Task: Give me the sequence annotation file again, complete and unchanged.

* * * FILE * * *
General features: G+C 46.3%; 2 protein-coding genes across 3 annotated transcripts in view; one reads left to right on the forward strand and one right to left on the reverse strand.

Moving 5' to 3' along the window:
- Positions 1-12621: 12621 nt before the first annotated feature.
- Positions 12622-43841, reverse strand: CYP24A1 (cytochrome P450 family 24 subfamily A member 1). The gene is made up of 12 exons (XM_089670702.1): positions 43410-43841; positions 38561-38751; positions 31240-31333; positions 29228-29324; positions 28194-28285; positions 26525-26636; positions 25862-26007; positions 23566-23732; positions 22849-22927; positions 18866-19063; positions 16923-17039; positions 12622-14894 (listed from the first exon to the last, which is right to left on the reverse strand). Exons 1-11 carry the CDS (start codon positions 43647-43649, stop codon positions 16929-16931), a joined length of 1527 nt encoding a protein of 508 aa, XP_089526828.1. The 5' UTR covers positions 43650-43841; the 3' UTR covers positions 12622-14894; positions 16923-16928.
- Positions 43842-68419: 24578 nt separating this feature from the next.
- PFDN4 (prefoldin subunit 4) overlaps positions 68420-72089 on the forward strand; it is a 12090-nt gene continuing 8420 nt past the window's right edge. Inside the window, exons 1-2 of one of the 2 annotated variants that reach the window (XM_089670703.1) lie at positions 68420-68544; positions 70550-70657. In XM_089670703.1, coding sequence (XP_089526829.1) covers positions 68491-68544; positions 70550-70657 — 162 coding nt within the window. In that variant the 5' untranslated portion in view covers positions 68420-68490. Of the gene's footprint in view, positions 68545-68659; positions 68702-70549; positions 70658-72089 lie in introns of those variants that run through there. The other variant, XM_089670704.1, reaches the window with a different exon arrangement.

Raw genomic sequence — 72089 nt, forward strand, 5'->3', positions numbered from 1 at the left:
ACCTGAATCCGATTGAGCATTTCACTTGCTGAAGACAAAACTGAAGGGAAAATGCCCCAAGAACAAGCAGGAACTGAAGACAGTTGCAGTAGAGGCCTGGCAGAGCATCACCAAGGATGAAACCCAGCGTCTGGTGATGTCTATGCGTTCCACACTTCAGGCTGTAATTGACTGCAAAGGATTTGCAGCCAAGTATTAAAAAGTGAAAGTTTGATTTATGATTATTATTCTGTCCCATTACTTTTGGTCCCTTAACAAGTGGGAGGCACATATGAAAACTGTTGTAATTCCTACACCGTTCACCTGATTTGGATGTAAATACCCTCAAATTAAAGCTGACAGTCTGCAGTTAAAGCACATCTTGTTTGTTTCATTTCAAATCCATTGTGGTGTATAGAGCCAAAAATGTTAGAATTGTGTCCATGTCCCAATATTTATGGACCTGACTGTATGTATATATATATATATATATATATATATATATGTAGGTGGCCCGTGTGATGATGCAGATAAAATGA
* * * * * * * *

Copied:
General features: G+C 46.3%; 2 protein-coding genes across 3 annotated transcripts in view; one reads left to right on the forward strand and one right to left on the reverse strand.

Moving 5' to 3' along the window:
- Positions 1-12621: 12621 nt before the first annotated feature.
- Positions 12622-43841, reverse strand: CYP24A1 (cytochrome P450 family 24 subfamily A member 1). The gene is made up of 12 exons (XM_089670702.1): positions 43410-43841; positions 38561-38751; positions 31240-31333; positions 29228-29324; positions 28194-28285; positions 26525-26636; positions 25862-26007; positions 23566-23732; positions 22849-22927; positions 18866-19063; positions 16923-17039; positions 12622-14894 (listed from the first exon to the last, which is right to left on the reverse strand). Exons 1-11 carry the CDS (start codon positions 43647-43649, stop codon positions 16929-16931), a joined length of 1527 nt encoding a protein of 508 aa, XP_089526828.1. The 5' UTR covers positions 43650-43841; the 3' UTR covers positions 12622-14894; positions 16923-16928.
- Positions 43842-68419: 24578 nt separating this feature from the next.
- PFDN4 (prefoldin subunit 4) overlaps positions 68420-72089 on the forward strand; it is a 12090-nt gene continuing 8420 nt past the window's right edge. Inside the window, exons 1-2 of one of the 2 annotated variants that reach the window (XM_089670703.1) lie at positions 68420-68544; positions 70550-70657. In XM_089670703.1, coding sequence (XP_089526829.1) covers positions 68491-68544; positions 70550-70657 — 162 coding nt within the window. In that variant the 5' untranslated portion in view covers positions 68420-68490. Of the gene's footprint in view, positions 68545-68659; positions 68702-70549; positions 70658-72089 lie in introns of those variants that run through there. The other variant, XM_089670704.1, reaches the window with a different exon arrangement.

Raw genomic sequence — 72089 nt, forward strand, 5'->3', positions numbered from 1 at the left:
ACCTGAATCCGATTGAGCATTTCACTTGCTGAAGACAAAACTGAAGGGAAAATGCCCCAAGAACAAGCAGGAACTGAAGACAGTTGCAGTAGAGGCCTGGCAGAGCATCACCAAGGATGAAACCCAGCGTCTGGTGATGTCTATGCGTTCCACACTTCAGGCTGTAATTGACTGCAAAGGATTTGCAGCCAAGTATTAAAAAGTGAAAGTTTGATTTATGATTATTATTCTGTCCCATTACTTTTGGTCCCTTAACAAGTGGGAGGCACATATGAAAACTGTTGTAATTCCTACACCGTTCACCTGATTTGGATGTAAATACCCTCAAATTAAAGCTGACAGTCTGCAGTTAAAGCACATCTTGTTTGTTTCATTTCAAATCCATTGTGGTGTATAGAGCCAAAAATGTTAGAATTGTGTCCATGTCCCAATATTTATGGACCTGACTGTATGTATATATATATATATATATATATATATATATGTAGGTGGCCCGTGTGATGATGCAGATAAAATGA